Ukraine Heritage Response Fund

Supporting immediate action to protect Ukraine's irreplaceable treasures from further damage and preparing post-crisis recovery conservation at cultural heritage sites.

Since the invasion of Ukraine, over 150 historical sites have been identified as severely damaged or destroyed according to UNESCO, including the Ivankiv Historical and Local History Museum and its collection; the Holy Mountains Lavra, a seventeenth-century monastery in Eastern Ukraine; and the historic center of Chernihiv, which is on the Tentative List for World Heritage status.

With an initial seed grant of $500,000 from Helen Frankenthaler Foundation, World Monuments Fund's (WMF) Ukraine Heritage Response Fund will support Ukrainian heritage professionals and provide supplies necessary to protect Ukrainian heritage places. When safe to do so, physical conservation projects will be necessary to stabilize and rehabilitate many important cultural sites across Ukraine. WMF is preparing now for those future needs by building a strong foundation of financial support that can be deployed for physical conservation work at cultural heritage sites.

Our Initiatives

WMF has launched several new projects as part of the fund to address the immediate, critical needs of heritage professionals in Ukraine and to lay the groundwork for the future rehabilitation and long-term recovery of cultural heritage in the country.

Protection of the Black House

Albert’s House, or the Black House, is a sixteenth-century structure in Lviv’s Market Square. In 2019, the Lviv Historical Museum completed an AFCP-supported project to preserve the Black House, including its main facade, courtyard, lobby, and collection of stone sculptures. The inner courtyard of the Black House was also excavated, and an exhibition of stone architectural and sculptural fragments from Lviv buildings was created. Today, the building façade, festooned with intricate sculpture, is particularly vulnerable to damage from nearby explosions from ballistic missiles.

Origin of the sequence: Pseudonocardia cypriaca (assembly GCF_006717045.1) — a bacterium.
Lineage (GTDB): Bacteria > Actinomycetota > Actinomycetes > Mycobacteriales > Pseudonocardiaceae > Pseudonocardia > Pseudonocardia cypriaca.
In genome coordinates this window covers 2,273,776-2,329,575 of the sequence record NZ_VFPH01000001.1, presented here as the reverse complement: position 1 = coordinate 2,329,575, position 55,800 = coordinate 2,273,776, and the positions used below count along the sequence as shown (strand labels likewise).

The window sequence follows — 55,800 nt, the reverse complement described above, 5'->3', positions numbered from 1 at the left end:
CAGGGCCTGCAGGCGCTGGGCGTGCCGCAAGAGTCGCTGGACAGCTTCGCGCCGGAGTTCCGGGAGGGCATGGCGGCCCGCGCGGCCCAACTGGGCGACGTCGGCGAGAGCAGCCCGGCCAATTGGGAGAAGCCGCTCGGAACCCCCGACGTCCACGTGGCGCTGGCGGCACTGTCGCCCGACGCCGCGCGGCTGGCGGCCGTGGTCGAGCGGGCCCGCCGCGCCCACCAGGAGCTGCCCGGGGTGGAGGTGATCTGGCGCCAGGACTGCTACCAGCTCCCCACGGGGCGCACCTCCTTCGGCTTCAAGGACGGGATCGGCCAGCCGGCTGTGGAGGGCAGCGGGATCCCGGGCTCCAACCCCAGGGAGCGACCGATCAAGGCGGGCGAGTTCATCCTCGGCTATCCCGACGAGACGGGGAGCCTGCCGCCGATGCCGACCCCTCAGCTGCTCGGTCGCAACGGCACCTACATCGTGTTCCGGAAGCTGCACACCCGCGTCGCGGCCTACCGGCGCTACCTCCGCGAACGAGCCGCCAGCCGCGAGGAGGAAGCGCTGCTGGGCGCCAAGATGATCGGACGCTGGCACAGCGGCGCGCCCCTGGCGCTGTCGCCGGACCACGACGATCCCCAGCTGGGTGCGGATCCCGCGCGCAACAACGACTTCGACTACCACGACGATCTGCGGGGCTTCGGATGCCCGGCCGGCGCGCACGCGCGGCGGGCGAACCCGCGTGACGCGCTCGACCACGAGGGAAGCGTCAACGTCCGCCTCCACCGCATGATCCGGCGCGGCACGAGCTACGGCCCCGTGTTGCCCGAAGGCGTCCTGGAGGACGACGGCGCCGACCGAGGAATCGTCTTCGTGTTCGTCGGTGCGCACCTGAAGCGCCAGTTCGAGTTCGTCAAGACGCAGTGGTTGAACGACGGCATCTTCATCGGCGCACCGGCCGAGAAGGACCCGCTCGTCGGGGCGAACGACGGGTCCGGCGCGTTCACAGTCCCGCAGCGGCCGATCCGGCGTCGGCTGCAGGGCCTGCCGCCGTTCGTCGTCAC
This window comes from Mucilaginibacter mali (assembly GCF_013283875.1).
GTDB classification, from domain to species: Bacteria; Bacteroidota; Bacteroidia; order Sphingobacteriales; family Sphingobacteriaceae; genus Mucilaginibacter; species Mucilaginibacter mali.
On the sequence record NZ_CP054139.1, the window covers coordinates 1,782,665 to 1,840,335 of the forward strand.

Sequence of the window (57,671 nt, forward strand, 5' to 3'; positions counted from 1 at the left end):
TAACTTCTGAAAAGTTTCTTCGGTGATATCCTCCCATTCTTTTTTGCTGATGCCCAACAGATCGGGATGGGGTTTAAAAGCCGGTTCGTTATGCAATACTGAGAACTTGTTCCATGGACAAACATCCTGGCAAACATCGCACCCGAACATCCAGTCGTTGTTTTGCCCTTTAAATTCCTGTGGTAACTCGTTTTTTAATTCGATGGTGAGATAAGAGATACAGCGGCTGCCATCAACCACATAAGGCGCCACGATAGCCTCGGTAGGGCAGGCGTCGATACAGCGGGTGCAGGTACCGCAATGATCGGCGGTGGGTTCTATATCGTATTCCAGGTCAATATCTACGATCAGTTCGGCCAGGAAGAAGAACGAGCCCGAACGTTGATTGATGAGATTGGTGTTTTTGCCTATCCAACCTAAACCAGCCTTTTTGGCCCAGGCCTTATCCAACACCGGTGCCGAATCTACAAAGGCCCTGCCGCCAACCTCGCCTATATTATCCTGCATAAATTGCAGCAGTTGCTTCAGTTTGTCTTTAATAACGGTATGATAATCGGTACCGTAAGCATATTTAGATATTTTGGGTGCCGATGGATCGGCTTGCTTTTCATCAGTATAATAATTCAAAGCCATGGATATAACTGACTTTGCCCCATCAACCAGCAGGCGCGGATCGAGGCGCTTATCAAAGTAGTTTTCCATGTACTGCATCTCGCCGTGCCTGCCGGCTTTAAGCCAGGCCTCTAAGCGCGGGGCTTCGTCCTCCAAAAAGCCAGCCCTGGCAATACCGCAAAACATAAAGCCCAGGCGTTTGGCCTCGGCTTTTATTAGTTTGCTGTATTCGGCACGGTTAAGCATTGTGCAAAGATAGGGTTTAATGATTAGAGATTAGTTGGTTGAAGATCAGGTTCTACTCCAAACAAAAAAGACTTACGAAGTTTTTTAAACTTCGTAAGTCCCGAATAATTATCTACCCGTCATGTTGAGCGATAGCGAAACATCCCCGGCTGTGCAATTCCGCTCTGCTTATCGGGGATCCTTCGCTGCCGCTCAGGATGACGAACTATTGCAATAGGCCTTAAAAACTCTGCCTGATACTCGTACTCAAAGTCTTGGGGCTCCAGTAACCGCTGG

With support from the U.S. Department of State through the U.S. Ambassadors Fund for Cultural Preservation (AFCP) and the U.S. Embassy in Kyiv, WMF is working with the Lviv Historical Museum and Friends of the Lviv Historical Museum to build a strong external structure to protect the decorative façade while reflecting the history and aesthetic of the Market Square.

Fire Extinguishers to Protect Ukraine’s Wooden Churches

Ukraine is home to more than 2,500 wooden churches, or tserkvas, the largest number in the world. Eight of Ukraine’s wooden churches are included on the UNESCO World Heritage List of Wooden Tserkvas of the Carpathian Region in Poland and Ukraine. They are often located in remote rural communities and are particularly vulnerable to fire, especially in extreme conflict situations.